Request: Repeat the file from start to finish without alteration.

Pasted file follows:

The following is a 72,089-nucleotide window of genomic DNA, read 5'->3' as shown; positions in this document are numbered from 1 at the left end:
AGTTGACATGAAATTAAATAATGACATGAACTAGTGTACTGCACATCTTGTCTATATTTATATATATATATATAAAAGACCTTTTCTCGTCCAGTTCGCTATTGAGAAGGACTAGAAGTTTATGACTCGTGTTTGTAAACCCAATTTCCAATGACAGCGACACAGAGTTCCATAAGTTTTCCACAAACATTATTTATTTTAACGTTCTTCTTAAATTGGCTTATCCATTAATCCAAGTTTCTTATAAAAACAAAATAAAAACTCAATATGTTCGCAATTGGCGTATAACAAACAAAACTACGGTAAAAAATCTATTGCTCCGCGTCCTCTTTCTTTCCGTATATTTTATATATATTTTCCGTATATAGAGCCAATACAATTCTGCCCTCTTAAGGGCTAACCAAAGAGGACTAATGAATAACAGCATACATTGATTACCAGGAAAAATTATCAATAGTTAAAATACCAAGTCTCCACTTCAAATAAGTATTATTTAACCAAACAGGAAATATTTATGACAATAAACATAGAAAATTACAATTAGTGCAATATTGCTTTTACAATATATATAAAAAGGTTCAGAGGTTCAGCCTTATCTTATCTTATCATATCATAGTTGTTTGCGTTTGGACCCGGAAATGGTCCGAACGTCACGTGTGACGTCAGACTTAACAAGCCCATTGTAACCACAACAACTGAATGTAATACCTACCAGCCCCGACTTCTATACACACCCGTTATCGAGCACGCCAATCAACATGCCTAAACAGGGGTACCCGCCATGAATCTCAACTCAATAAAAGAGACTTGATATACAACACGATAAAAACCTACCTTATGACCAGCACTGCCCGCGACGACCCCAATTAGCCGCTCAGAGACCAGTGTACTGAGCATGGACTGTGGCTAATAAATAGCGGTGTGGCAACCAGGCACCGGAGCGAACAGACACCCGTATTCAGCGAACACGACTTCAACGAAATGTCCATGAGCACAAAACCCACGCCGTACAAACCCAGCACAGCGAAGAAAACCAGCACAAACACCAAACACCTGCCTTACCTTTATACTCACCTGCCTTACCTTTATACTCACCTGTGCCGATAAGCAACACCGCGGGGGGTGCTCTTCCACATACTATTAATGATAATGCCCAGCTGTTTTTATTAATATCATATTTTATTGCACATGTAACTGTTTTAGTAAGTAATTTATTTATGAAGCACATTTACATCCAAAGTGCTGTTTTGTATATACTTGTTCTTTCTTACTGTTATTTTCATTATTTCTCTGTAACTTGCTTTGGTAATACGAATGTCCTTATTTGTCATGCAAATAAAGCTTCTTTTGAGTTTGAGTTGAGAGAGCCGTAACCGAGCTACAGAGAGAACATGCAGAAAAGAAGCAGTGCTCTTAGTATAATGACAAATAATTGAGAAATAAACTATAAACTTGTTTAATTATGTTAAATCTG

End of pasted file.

The following is a 72,089-nucleotide window of genomic DNA, read 5'->3' as shown; positions in this document are numbered from 1 at the left end:
AGTTGACATGAAATTAAATAATGACATGAACTAGTGTACTGCACATCTTGTCTATATTTATATATATATATATAAAAGACCTTTTCTCGTCCAGTTCGCTATTGAGAAGGACTAGAAGTTTATGACTCGTGTTTGTAAACCCAATTTCCAATGACAGCGACACAGAGTTCCATAAGTTTTCCACAAACATTATTTATTTTAACGTTCTTCTTAAATTGGCTTATCCATTAATCCAAGTTTCTTATAAAAACAAAATAAAAACTCAATATGTTCGCAATTGGCGTATAACAAACAAAACTACGGTAAAAAATCTATTGCTCCGCGTCCTCTTTCTTTCCGTATATTTTATATATATTTTCCGTATATAGAGCCAATACAATTCTGCCCTCTTAAGGGCTAACCAAAGAGGACTAATGAATAACAGCATACATTGATTACCAGGAAAAATTATCAATAGTTAAAATACCAAGTCTCCACTTCAAATAAGTATTATTTAACCAAACAGGAAATATTTATGACAATAAACATAGAAAATTACAATTAGTGCAATATTGCTTTTACAATATATATAAAAAGGTTCAGAGGTTCAGCCTTATCTTATCTTATCATATCATAGTTGTTTGCGTTTGGACCCGGAAATGGTCCGAACGTCACGTGTGACGTCAGACTTAACAAGCCCATTGTAACCACAACAACTGAATGTAATACCTACCAGCCCCGACTTCTATACACACCCGTTATCGAGCACGCCAATCAACATGCCTAAACAGGGGTACCCGCCATGAATCTCAACTCAATAAAAGAGACTTGATATACAACACGATAAAAACCTACCTTATGACCAGCACTGCCCGCGACGACCCCAATTAGCCGCTCAGAGACCAGTGTACTGAGCATGGACTGTGGCTAATAAATAGCGGTGTGGCAACCAGGCACCGGAGCGAACAGACACCCGTATTCAGCGAACACGACTTCAACGAAATGTCCATGAGCACAAAACCCACGCCGTACAAACCCAGCACAGCGAAGAAAACCAGCACAAACACCAAACACCTGCCTTACCTTTATACTCACCTGCCTTACCTTTATACTCACCTGTGCCGATAAGCAACACCGCGGGGGGTGCTCTTCCACATACTATTAATGATAATGCCCAGCTGTTTTTATTAATATCATATTTTATTGCACATGTAACTGTTTTAGTAAGTAATTTATTTATGAAGCACATTTACATCCAAAGTGCTGTTTTGTATATACTTGTTCTTTCTTACTGTTATTTTCATTATTTCTCTGTAACTTGCTTTGGTAATACGAATGTCCTTATTTGTCATGCAAATAAAGCTTCTTTTGAGTTTGAGTTGAGAGAGCCGTAACCGAGCTACAGAGAGAACATGCAGAAAAGAAGCAGTGCTCTTAGTATAATGACAAATAATTGAGAAATAAACTATAAACTTGTTTAATTATGTTAAATCTG